Gregoire Boonzaier was, according to Dr Albert Werth, esteemed former director of the Pretoria Art Museum, the painter of Cape Town who was able, with his characteristic ‘signature’, to capture the city in all its changing beauty.1 That signature changed over time, making this early vision remarkable not only for what it reveals historically of the city in the 1940s but for its evidence of the artist’s early style.
The street, placed just off centre, leads the viewer’s eye into this scene as if inviting us to take a stroll down memory lane. On the right is the facade of the Mosque Shafee which stands on the corner of Chiappini Street and Helliger Lane. Around 1847, the date appearing above the ogival-arched entrance, Imam Hadjie started his own congregation and in 1859 he acquired the land and built the mosque, making it the fifth mosque constructed in the Bo-Kaap.
The earliest members of this community arrived from the Malayan Archipelago in the late seventeenth century and the area was increasingly settled between 1790 and 1840. During this period the character of the Bo-Kaap emerged as its inhabitants utilised their building and artisanal skills to develop a vernacular architecture influenced by elements of Cape Dutch and Georgian styles. Despite many changes, its architecture and culture have remained relatively coherent over the years.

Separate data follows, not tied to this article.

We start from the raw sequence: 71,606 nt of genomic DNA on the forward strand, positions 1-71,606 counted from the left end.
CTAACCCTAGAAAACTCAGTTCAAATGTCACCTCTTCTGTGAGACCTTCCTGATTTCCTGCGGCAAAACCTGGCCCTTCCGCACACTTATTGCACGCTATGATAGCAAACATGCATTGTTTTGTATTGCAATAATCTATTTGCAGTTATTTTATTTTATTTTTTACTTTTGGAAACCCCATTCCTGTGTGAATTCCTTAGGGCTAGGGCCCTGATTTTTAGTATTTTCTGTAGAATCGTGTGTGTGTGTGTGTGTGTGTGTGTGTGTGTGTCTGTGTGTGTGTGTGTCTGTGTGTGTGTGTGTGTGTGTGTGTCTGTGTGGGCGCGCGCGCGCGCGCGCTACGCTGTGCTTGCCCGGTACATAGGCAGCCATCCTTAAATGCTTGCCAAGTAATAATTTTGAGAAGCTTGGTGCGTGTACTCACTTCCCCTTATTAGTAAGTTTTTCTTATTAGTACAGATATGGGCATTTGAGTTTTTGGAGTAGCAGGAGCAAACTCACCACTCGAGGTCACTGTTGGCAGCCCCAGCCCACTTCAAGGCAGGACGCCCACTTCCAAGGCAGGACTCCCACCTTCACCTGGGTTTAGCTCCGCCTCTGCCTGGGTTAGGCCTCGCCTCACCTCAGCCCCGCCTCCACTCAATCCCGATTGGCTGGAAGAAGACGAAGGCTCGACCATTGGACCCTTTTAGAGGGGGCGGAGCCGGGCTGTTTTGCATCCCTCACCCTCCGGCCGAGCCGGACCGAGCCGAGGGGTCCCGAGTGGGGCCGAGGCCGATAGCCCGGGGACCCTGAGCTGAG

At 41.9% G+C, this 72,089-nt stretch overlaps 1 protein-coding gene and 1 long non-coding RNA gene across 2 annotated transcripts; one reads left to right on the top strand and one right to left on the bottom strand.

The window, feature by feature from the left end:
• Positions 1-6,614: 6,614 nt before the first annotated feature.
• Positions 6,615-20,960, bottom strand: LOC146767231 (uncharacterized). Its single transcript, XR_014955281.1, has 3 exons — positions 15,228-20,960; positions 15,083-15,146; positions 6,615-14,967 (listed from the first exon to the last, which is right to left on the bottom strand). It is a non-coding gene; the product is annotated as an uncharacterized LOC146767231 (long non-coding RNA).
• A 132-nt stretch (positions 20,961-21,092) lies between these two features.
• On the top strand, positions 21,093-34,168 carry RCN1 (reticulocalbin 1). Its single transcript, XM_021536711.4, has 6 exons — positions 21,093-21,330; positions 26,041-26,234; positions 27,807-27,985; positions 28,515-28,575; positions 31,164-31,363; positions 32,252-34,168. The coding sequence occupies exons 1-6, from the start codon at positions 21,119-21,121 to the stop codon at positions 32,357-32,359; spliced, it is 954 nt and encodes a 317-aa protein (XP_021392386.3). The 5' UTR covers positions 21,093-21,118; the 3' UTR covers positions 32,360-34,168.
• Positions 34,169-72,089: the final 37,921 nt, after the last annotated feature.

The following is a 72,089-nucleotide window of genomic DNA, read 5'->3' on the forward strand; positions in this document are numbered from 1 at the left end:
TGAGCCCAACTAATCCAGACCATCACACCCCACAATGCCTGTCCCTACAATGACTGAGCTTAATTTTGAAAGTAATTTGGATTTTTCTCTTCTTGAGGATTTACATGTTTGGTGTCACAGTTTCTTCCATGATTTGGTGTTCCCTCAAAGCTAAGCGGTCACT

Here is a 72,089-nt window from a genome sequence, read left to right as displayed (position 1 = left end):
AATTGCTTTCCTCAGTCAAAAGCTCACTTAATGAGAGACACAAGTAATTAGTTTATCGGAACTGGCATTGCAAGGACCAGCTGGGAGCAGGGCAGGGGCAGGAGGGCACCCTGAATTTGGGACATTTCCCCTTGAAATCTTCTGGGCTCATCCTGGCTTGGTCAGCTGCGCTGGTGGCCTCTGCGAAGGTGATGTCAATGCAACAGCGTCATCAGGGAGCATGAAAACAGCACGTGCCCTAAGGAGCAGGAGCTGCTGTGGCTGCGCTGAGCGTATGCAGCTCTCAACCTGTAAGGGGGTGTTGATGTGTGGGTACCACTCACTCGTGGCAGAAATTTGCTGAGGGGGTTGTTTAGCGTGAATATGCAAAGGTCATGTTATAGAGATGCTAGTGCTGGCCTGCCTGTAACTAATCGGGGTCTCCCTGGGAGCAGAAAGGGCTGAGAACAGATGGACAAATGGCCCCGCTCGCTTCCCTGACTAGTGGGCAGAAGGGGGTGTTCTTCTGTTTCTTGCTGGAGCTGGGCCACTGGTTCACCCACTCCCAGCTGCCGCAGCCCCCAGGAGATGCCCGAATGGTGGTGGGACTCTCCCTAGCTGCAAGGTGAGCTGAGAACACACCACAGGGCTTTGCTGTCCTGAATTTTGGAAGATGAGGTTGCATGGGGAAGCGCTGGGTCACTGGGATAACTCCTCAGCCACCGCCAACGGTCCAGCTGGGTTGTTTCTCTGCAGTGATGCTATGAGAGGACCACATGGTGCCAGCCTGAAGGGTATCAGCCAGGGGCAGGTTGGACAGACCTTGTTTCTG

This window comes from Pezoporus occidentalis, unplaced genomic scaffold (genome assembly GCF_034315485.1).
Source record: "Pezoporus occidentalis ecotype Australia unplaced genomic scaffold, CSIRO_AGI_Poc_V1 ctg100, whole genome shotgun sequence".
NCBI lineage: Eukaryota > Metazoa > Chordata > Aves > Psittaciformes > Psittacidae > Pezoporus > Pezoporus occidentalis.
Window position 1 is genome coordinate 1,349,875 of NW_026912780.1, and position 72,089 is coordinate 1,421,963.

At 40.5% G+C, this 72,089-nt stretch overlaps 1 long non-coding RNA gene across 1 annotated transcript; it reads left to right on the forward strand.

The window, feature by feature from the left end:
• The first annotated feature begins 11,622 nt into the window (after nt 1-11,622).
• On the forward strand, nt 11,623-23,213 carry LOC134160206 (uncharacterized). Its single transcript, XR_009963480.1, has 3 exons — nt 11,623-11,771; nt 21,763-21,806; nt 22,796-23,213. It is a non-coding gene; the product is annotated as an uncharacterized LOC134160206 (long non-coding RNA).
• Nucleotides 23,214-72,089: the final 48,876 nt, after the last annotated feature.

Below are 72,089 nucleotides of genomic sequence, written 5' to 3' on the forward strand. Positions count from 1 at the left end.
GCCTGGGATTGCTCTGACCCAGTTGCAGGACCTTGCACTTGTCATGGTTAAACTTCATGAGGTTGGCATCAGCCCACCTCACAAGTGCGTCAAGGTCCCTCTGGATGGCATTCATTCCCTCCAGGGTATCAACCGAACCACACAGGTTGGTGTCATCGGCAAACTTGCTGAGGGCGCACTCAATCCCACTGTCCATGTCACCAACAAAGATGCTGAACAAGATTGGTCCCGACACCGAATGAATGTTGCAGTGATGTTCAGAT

Painting in 1944, Boonzaier captured the effects of sunlight on the houses clustered at the foot of Lion’s Head by applying his preferred colours including flake white, yellow ochre and Naples yellow in thick impasto over darker under painting. Details are briskly defined in raw umber lines. A stable composition, achieved by balancing architectural forms on either side of the street, evokes permanence and owes much to Paul Cézanne. It is during the time Boonzaier spent studying and painting in Britain and Europe between 1935 and 1937 that he saw an important Cézanne retrospective exhibition and was amazed by the strength, originality and bold colour harmonies of his paintings.2
The telegraph pole painted in a lively alizarin crimson captures attention and leads diagonally to the rocky outcrop in the distance. On the way we encounter the life on the streets which so fascinated the artist. His sympathetic representation of the local inhabitants is rendered here with a lyricism that acknowledges the extraordinary history and culture of the area. It is hardly surprising then that art historian and cultural commentator, Neville Dubow predicted, “whatever form Gregoire’s future development takes, a deep-seated humanism will always be at its core”.3
1. Werth, AJ. (1981) ‘Introduction’. In Gregorie Boonzaier, exhibition catalogue, University of Stellenbosch Art Museum.
2. Bekker, Martin. (1990) Gregoire Boonzaier. Cape Town and Pretoria: Human & Rousseau. Page 79.
3. Dubow, Neville. (1959) In Bekker, Martin. Ibid.